When deciding to buy a condo, there is a mix of pre-construction condos (not yet built)    and resale condos to choose from.  And before making a decision, it is helpful to understand the pros and cons for both situation.

Buying a resale

This is the most straightforward way to buy a condo. Advantages include:

  • You have the opportunity to visit the condo and get a feel for it.
  • You may review documents pertaining to the property, such as maintenance fees, any outstanding balance owed by that particular unit, and upcoming special assessments, to ensure you are investing in well built, well managed, financially secure property.
  • Your agent will also be able to show you comparable properties and provide you with a list of recent sales to show you what you can expect to pay for the particular property as well as justify the price of the offer you will make.
  • You can get your mortgage pre-approved right away and calculate your monthly payment based on the current rate.
  • There is no wait. You get to move in as soon as you close.

But there are some disadvantages, too:

  • You may end up in a bidding war for a good property, or may have to drop out when the price goes over your limit. (Selling prices for condos purchased pre-construction from the builder are fixed.)
  • If the unit has been lived in for more than a few years, you might need to set aside money for renovations.

Buying pre-construction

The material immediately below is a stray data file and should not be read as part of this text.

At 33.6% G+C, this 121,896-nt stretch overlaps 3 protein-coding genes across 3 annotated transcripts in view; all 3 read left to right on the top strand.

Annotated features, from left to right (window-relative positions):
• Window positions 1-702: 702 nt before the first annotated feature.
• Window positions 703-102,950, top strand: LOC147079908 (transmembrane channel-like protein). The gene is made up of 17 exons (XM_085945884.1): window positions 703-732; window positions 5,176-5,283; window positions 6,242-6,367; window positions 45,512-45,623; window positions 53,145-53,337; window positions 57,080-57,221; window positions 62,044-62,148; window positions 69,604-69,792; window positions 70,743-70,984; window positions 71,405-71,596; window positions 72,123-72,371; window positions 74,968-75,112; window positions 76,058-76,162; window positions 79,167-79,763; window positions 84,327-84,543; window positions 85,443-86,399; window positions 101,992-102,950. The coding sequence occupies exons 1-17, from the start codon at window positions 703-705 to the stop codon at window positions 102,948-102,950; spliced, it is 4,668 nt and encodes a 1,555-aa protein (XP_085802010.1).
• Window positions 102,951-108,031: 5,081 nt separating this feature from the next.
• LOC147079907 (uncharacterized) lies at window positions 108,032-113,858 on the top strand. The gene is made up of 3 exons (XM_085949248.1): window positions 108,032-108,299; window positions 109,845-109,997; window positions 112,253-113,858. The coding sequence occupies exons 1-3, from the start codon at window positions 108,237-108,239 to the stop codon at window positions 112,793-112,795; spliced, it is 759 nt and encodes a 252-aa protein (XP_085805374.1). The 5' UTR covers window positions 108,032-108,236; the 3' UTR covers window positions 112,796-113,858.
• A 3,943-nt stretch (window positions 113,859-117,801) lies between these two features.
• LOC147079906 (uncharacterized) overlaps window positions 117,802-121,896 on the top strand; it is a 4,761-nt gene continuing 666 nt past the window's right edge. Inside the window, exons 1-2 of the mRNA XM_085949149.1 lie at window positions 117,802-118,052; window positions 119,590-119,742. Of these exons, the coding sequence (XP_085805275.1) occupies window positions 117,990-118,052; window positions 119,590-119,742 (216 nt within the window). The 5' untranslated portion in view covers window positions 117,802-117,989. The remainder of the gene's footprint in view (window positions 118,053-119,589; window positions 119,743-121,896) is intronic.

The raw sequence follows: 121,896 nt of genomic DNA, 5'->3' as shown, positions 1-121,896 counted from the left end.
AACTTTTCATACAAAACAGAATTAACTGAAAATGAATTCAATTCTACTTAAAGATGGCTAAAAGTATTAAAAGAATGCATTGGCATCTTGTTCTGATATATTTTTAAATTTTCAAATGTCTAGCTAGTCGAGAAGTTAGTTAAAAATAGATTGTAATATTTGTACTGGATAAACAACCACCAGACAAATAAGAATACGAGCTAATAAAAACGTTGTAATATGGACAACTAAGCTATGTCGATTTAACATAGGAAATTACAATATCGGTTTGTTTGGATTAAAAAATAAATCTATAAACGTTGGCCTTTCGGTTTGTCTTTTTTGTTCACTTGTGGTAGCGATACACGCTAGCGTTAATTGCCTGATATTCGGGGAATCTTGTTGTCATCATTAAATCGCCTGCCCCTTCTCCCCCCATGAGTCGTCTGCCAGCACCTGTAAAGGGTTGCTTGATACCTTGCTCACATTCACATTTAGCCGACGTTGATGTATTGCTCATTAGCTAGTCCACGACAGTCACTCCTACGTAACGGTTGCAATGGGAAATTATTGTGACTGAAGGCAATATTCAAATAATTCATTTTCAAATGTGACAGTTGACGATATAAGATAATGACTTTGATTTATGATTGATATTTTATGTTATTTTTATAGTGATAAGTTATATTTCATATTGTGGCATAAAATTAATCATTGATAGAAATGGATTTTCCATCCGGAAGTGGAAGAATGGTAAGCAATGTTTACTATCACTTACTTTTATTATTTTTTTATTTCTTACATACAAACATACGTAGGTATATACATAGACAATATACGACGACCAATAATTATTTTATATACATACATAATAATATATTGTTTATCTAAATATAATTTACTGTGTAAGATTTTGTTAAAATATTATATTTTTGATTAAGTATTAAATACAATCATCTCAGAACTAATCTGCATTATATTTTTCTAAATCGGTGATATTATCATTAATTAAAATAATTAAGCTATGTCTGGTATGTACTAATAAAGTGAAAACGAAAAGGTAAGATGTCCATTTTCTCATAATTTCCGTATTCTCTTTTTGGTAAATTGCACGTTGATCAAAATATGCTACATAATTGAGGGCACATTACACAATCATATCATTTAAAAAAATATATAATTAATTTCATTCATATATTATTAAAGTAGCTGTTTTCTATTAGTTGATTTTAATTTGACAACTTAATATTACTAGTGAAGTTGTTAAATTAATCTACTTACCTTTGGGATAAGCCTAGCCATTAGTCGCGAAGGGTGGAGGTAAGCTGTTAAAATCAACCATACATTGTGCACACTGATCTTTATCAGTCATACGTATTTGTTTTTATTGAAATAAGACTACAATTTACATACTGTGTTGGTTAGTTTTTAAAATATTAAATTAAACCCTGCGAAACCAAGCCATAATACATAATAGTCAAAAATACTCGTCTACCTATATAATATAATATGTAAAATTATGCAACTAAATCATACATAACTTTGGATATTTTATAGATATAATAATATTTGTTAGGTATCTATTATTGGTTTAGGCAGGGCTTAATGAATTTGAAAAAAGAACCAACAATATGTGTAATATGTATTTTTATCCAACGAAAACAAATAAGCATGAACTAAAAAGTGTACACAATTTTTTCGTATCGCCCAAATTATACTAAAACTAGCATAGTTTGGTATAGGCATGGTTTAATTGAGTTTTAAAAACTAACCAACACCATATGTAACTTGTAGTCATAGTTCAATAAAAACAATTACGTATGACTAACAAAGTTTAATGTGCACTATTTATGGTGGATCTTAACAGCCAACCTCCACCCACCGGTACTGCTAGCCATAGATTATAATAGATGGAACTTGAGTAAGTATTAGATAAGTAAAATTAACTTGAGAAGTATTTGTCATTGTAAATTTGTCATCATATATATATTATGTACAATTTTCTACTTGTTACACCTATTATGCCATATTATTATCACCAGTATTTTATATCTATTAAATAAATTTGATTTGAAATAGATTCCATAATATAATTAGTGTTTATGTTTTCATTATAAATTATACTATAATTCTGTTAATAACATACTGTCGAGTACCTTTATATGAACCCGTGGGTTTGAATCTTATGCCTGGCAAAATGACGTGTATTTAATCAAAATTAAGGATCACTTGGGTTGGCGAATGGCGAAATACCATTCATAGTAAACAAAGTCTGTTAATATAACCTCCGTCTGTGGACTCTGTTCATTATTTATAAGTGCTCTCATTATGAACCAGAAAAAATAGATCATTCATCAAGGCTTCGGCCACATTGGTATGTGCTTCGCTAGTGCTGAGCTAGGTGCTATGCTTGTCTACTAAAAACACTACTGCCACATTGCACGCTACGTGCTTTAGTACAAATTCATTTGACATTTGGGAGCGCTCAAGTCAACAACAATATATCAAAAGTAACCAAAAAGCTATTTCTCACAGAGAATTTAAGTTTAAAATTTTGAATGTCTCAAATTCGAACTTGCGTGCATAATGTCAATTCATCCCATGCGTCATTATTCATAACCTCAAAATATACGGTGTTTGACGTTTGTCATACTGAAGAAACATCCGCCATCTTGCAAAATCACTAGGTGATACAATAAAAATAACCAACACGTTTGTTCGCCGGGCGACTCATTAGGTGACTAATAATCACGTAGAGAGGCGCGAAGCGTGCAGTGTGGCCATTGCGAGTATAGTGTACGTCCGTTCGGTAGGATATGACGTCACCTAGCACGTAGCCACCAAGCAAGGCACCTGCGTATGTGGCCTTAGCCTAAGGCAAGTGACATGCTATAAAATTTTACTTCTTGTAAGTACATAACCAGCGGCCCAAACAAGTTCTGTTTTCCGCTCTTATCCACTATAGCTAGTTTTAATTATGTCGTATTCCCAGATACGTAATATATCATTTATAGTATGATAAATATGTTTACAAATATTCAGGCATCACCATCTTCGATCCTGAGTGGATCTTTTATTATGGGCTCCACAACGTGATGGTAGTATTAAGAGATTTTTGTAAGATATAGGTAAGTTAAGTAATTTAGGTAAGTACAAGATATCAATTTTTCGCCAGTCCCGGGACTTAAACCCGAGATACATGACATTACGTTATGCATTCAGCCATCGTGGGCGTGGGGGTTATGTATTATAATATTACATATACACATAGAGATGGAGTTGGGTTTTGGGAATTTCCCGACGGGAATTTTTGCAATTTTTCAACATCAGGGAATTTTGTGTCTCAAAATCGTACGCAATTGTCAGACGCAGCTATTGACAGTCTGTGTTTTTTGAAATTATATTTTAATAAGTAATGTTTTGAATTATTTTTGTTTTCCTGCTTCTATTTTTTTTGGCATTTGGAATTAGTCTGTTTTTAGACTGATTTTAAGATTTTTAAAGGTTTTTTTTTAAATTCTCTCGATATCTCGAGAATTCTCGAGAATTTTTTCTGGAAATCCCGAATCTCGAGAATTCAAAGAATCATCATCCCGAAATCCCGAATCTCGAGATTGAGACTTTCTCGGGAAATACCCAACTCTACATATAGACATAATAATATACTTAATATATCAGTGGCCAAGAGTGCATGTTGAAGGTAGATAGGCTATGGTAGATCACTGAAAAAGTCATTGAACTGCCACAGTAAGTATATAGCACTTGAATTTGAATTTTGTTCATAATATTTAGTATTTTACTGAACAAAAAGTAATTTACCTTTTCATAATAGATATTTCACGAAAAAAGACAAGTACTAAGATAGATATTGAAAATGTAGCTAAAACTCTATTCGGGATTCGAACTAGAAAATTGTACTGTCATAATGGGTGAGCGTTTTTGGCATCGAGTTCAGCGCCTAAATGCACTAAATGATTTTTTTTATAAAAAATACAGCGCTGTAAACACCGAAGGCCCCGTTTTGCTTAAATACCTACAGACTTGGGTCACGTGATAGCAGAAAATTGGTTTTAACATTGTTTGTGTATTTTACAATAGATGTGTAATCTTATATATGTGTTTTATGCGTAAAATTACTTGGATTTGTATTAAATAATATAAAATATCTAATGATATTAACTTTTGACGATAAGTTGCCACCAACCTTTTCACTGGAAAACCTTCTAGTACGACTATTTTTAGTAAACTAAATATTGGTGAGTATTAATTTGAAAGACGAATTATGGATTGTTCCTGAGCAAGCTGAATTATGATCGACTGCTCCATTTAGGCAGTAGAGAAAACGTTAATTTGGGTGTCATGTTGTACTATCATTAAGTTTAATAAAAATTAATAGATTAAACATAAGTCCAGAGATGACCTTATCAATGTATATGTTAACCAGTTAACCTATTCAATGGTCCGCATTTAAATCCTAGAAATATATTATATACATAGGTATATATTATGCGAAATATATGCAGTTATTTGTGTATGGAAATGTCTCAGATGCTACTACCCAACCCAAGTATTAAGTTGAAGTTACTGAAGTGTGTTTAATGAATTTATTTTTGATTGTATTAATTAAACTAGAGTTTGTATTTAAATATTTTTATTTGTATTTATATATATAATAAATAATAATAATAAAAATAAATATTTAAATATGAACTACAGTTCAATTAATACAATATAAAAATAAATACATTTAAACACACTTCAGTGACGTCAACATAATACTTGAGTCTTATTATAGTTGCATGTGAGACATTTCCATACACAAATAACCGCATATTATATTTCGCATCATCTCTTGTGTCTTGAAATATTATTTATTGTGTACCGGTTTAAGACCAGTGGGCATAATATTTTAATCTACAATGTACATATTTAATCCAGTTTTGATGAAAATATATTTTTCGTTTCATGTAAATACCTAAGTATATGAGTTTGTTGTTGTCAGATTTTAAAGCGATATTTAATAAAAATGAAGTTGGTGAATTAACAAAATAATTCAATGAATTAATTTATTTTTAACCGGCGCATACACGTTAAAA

There are also advantages to buy a presale condo directly from developer.

  • Selling prices for condos purchased pre-construction from the builder are fixed.  If you buy at early stages of construction you will secure a really great price, and sometimes get incentives from developer.
  • You are first owner of the unit and you get to select the interior finish (such as colour schemes, appliances, cabinetry, flooring).
  • You have more time to save up for your condo. You pay the builder a series of payments as a deposit. The deposit usually adds up to 20 to 25% of the purchase price by the time of occupancy, depending on the builder’s deposit structure.

And, there are disadvantages:

  • You are buying based only on a floor plan without seeing outside view of the building.
  • You have to wait until construction is complete before you take possession.
  • Buying a pre-construction property is subject to HST.
  • (In some rare cases), there is a chance that the developer won’t sell enough units to proceed with construction, or can’t finish construction for some other reason, so you don’t get your condo.
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